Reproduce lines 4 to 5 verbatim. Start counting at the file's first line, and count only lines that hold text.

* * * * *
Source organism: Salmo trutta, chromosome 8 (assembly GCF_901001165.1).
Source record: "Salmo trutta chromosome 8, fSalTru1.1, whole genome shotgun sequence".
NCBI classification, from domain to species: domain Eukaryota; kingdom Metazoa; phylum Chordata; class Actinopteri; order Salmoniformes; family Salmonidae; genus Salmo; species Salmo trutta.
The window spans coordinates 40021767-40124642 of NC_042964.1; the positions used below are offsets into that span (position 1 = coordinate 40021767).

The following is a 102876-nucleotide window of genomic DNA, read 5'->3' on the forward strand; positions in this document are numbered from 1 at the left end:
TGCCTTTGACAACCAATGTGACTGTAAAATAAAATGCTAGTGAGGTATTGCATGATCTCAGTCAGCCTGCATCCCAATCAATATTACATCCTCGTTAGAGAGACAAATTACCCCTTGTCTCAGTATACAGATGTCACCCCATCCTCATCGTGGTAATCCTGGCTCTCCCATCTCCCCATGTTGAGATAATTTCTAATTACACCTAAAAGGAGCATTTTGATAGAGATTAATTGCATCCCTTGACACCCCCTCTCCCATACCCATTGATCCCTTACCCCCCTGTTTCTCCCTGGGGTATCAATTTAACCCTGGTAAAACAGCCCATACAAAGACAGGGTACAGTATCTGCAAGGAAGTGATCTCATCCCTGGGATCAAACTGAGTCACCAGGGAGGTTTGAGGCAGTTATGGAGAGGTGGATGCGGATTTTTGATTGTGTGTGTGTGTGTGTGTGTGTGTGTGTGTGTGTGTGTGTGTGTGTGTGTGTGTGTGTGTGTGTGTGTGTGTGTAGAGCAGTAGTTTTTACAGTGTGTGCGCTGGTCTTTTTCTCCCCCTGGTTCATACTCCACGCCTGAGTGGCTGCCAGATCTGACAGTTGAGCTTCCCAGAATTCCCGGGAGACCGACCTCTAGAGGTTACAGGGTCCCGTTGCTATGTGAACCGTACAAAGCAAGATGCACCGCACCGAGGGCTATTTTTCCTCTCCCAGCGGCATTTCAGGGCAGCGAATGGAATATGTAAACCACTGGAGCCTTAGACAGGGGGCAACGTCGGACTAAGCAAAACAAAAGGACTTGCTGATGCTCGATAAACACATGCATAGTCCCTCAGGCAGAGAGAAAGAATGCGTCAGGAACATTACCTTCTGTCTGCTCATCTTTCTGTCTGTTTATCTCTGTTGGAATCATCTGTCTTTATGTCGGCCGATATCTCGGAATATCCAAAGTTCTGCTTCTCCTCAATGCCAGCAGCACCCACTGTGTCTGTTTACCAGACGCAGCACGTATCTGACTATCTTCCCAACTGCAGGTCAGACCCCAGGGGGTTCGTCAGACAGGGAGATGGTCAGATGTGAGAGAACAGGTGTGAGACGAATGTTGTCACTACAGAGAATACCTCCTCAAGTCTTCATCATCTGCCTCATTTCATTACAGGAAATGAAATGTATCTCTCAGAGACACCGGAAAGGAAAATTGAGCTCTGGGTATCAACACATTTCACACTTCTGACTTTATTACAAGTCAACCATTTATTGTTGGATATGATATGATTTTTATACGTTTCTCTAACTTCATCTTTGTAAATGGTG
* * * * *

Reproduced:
The window spans coordinates 40021767-40124642 of NC_042964.1; the positions used below are offsets into that span (position 1 = coordinate 40021767).

The following is a 102876-nucleotide window of genomic DNA, read 5'->3' on the forward strand; positions in this document are numbered from 1 at the left end: